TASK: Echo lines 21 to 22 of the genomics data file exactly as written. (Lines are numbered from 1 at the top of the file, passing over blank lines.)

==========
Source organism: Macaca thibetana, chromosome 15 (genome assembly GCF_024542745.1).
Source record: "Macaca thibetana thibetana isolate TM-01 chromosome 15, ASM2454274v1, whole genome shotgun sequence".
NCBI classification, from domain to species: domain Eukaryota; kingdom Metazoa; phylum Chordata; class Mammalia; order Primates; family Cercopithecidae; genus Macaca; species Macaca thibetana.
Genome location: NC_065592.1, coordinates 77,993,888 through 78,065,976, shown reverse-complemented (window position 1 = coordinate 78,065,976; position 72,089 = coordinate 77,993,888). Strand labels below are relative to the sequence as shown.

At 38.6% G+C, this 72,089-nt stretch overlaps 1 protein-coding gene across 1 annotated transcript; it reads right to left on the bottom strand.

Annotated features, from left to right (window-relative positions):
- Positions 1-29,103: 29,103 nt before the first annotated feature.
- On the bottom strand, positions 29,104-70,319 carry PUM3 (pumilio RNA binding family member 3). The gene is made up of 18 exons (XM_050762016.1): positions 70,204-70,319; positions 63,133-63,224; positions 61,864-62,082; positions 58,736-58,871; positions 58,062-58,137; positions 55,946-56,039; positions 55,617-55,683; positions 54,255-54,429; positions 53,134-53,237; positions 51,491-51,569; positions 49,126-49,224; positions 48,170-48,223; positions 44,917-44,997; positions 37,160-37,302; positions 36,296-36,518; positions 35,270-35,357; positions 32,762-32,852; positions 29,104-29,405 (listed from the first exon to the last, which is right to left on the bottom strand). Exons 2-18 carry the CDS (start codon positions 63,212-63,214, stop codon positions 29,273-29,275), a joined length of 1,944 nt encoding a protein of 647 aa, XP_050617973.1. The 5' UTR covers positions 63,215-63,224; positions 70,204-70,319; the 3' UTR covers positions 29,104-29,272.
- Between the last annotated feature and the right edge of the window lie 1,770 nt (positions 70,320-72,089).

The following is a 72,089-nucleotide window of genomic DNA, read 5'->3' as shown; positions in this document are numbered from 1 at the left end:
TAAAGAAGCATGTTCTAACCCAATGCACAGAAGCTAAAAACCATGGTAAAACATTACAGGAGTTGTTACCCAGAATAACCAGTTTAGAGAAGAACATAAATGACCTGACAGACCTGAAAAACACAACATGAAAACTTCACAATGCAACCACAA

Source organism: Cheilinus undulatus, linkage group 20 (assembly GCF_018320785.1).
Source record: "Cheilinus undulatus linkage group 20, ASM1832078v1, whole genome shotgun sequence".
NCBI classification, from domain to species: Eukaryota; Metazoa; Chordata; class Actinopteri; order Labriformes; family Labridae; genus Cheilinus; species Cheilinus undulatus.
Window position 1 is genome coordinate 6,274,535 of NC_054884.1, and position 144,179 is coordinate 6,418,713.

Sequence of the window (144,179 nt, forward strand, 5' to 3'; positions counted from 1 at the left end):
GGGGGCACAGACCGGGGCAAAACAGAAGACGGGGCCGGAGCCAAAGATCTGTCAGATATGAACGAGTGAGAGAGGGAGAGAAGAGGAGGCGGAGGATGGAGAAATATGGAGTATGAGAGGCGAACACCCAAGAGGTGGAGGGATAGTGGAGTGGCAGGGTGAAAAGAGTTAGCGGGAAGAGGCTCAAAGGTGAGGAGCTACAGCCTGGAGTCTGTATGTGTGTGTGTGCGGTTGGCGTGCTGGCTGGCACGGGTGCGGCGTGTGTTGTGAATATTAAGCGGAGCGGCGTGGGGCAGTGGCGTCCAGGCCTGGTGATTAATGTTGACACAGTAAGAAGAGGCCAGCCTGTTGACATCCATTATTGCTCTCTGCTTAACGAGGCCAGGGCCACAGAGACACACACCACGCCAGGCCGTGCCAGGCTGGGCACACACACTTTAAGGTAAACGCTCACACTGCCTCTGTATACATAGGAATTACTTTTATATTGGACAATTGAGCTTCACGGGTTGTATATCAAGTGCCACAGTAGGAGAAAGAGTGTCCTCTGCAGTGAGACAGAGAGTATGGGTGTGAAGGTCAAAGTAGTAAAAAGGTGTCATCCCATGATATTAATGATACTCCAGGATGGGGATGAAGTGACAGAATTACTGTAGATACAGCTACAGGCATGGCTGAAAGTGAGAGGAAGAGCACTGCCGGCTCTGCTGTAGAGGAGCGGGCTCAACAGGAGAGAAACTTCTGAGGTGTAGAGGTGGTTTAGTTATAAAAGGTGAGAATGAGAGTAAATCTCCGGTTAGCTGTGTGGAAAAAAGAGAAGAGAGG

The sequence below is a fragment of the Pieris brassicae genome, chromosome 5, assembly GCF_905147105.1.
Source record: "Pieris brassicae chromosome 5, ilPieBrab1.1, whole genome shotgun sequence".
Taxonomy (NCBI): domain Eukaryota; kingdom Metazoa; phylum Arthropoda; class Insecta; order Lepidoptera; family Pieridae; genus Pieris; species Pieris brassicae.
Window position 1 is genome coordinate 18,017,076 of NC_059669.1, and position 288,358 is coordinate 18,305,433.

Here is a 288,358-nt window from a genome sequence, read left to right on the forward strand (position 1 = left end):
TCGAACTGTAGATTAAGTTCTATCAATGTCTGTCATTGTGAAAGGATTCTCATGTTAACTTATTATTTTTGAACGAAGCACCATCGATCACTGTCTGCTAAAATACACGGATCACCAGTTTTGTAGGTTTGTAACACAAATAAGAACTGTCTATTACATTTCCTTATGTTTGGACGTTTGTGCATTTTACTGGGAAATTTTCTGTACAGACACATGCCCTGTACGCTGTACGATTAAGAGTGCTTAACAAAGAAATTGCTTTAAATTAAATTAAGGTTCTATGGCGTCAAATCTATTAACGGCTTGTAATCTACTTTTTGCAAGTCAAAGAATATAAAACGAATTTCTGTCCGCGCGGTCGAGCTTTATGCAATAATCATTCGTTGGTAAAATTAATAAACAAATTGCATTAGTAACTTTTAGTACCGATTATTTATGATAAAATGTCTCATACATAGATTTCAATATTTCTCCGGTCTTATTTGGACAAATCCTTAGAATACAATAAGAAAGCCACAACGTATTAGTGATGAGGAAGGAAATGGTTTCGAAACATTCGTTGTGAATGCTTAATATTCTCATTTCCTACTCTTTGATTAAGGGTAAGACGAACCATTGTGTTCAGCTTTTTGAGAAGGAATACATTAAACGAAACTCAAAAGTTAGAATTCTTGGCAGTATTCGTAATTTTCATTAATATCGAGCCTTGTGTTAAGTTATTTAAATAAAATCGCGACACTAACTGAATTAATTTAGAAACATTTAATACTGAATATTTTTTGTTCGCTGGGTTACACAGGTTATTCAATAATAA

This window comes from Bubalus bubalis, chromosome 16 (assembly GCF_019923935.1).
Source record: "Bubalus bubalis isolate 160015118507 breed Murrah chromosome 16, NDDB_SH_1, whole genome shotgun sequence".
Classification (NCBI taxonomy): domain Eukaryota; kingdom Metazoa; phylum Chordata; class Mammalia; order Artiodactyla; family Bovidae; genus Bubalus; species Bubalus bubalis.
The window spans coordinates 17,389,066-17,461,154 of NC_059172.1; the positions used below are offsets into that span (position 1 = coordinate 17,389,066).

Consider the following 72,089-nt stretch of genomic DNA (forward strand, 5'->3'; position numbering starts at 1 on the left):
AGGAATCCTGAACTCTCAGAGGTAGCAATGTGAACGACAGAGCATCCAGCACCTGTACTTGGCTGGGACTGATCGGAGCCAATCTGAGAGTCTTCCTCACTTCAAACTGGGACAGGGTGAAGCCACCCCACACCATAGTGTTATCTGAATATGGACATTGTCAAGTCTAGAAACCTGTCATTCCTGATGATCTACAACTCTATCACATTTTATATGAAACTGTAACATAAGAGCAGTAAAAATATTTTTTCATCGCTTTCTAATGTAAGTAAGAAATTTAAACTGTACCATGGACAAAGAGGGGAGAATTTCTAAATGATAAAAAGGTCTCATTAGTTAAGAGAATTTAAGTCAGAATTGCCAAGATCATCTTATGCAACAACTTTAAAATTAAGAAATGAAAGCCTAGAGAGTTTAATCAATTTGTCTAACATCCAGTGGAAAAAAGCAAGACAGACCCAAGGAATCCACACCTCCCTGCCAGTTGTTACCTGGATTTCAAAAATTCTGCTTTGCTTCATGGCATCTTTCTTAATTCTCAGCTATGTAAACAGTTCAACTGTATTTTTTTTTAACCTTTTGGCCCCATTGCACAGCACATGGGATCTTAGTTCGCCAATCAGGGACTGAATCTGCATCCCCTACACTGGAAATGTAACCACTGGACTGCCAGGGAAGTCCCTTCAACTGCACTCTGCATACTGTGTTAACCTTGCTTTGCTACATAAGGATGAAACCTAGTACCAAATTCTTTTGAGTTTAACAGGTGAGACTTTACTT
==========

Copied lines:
Window position 1 is genome coordinate 18,017,076 of NC_059669.1, and position 288,358 is coordinate 18,305,433.

Here is a 288,358-nt window from a genome sequence, read left to right on the forward strand (position 1 = left end):